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Oral Allergy Syndrome


 

The oral allergy syndrome (OAS) is a common adverse allergic reaction to the ingestion of certain raw fruits, vegetables, and nuts in people with pollen allergies. Allergens in these allergic foods are similar to the allergens in the pollens.

Some reports suggest that 25% to 50% of people with pollen allergy have the OAS and up to 75% of people with birch tree allergy have the OAS.

The most common symptoms of the OAS are itching and tingling of the mouth and throat usually within minutes of eating the raw allergic food. There can be varying degrees of swelling inside the mouth that is rarely life-threatening. There is less than a 1% chance of anaphylaxis which is a life-threatening allergic reaction. Your allergist will be able to inform you if you are at risk for associated anaphylaxis or not. Typically the reaction does not occur if the food is cooked or canned. For example, eating raw carrots will trigger the reaction but eating cooked carrots will not. The symptoms generally last minutes and will resolve on their own as long as you immediately stop eating the allergic food.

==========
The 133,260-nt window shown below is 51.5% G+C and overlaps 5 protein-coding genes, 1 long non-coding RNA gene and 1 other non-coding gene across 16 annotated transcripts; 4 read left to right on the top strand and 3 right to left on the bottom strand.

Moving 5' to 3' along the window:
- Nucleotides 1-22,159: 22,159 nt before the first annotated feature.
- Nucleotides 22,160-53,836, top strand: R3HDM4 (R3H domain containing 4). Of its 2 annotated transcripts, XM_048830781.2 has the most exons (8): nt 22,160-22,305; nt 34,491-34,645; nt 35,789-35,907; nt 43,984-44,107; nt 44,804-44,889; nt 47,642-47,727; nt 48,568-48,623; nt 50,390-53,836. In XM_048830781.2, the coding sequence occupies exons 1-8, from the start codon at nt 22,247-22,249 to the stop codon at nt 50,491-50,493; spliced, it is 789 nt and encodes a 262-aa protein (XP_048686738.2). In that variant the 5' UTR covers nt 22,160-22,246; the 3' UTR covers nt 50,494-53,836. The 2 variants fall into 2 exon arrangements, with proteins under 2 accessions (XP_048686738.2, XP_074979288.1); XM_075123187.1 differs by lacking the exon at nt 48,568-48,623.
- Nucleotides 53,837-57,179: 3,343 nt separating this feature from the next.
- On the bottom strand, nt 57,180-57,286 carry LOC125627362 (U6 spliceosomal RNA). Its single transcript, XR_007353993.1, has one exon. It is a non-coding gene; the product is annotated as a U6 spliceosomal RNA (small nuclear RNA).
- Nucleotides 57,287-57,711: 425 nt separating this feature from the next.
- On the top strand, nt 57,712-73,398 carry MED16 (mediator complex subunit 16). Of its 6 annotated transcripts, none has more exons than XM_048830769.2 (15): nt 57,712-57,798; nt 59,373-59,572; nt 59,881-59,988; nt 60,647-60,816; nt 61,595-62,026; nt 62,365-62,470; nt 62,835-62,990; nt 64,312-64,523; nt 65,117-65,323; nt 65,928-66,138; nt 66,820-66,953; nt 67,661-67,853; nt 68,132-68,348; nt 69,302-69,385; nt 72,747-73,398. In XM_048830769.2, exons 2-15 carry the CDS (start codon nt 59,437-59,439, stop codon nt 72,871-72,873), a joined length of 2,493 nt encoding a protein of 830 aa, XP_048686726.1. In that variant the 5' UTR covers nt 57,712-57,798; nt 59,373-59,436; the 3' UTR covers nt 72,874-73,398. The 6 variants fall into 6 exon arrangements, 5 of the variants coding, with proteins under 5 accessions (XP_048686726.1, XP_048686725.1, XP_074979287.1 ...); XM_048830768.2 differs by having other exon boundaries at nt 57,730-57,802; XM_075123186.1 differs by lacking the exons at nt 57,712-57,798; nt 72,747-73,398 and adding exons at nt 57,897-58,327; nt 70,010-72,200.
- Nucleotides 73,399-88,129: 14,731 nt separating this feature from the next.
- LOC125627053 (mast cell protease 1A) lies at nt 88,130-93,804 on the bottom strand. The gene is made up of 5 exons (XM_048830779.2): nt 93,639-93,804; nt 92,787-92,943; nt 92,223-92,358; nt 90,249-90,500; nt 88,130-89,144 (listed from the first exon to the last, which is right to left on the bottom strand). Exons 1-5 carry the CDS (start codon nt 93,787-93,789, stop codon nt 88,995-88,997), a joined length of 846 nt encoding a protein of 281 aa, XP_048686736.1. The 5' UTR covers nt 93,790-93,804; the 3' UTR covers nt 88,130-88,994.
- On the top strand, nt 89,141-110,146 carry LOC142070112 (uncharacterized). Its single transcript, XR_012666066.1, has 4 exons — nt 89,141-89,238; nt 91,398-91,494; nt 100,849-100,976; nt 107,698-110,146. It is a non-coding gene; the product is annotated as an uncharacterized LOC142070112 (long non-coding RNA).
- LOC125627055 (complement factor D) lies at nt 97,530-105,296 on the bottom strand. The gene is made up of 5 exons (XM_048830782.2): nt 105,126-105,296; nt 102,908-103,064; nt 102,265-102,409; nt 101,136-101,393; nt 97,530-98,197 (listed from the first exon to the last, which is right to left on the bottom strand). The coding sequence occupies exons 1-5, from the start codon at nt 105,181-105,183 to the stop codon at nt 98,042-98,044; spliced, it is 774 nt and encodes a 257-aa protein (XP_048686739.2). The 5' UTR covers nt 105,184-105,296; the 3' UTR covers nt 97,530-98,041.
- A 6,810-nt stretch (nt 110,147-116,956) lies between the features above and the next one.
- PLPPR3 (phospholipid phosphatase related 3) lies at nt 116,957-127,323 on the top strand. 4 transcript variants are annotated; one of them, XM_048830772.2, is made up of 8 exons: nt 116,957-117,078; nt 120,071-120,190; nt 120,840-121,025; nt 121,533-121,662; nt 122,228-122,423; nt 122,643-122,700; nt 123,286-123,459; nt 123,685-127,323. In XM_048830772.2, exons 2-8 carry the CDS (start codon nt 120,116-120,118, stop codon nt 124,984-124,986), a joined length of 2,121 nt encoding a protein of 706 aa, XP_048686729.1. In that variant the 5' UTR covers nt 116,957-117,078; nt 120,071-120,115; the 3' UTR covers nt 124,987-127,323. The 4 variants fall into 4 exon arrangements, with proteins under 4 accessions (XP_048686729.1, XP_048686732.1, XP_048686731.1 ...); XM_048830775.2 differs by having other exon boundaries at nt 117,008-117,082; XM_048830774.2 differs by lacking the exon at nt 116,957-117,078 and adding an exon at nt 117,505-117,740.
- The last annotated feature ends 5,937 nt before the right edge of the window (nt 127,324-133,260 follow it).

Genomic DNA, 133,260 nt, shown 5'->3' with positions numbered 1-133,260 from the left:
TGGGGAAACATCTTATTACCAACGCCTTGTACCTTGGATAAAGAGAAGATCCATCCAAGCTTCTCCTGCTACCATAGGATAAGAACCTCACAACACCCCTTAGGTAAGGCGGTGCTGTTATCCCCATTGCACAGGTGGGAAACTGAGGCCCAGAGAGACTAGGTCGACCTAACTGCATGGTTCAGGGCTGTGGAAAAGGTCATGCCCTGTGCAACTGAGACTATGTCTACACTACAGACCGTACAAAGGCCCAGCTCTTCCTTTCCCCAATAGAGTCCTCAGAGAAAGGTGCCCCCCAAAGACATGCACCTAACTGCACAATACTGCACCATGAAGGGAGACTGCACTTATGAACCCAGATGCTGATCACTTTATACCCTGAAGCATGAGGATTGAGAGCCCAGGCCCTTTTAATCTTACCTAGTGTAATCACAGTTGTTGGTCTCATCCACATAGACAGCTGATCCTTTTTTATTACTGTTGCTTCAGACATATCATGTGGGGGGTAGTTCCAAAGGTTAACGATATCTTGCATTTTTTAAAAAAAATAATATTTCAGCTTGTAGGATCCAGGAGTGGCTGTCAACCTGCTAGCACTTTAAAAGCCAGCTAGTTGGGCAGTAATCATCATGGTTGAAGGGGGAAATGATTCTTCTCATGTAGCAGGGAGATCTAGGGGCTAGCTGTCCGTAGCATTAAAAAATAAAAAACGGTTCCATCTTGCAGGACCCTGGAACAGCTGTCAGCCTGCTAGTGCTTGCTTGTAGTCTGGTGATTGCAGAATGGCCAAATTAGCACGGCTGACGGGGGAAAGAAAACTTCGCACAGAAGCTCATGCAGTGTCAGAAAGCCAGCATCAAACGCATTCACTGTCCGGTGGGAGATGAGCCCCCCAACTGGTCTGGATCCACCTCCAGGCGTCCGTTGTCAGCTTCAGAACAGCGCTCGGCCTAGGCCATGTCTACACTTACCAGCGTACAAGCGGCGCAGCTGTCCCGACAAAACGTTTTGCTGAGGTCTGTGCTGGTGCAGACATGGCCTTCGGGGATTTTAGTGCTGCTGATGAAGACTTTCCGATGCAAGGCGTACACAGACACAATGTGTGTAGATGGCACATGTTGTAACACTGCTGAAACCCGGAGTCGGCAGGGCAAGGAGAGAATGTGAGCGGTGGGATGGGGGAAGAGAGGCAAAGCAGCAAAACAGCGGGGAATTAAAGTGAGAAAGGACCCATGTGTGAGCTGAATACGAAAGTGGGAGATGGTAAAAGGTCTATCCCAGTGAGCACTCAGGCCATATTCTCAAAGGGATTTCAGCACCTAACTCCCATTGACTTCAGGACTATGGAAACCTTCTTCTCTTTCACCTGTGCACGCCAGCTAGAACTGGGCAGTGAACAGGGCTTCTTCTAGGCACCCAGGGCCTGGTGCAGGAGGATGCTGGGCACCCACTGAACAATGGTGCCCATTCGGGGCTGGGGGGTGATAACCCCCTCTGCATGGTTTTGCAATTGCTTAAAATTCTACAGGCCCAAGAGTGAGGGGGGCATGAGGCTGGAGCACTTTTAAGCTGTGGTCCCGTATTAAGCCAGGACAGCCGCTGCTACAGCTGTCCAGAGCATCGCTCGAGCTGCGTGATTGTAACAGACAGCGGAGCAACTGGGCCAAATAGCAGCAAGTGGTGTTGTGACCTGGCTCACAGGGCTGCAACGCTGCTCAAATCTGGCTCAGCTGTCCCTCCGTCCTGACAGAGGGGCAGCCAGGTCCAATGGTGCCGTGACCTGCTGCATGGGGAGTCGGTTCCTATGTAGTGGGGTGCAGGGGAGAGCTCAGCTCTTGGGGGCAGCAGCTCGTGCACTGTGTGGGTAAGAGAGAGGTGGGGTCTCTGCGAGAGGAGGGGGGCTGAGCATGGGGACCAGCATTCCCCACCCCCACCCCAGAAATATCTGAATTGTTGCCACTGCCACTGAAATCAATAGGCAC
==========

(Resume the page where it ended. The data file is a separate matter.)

Listed below is an updated list from the American Academy of Allergy, Asthma, and Immunology regarding the different foods associated with pollen types that could trigger oral allergy syndrome.

Pollen typeSeasonFoods Associated with Oral Allergy Syndrome
Birch treeSpringApple, Apricot, Cherry, Peach, Pear, Plum, Kiwi
Carrot, Celery, Parsley
Peanut, Soybean
Almond Hazelnut
Timothy and orchard grassSpring-SummerPeach, Watermelon, Orange
White potato, tomato
RagweedLate Summer-FallCantaloupe, Honeydew, Watermelon, Banana
Cucumber, white potato, Zucchini
Mugwort (mold)FallBell pepper, Broccoli, Cabbage, Cauliflower, Chard, Garlic, Onion, Parsley
Aniseed, Caraway, Coriander, Fennel, Black Pepper
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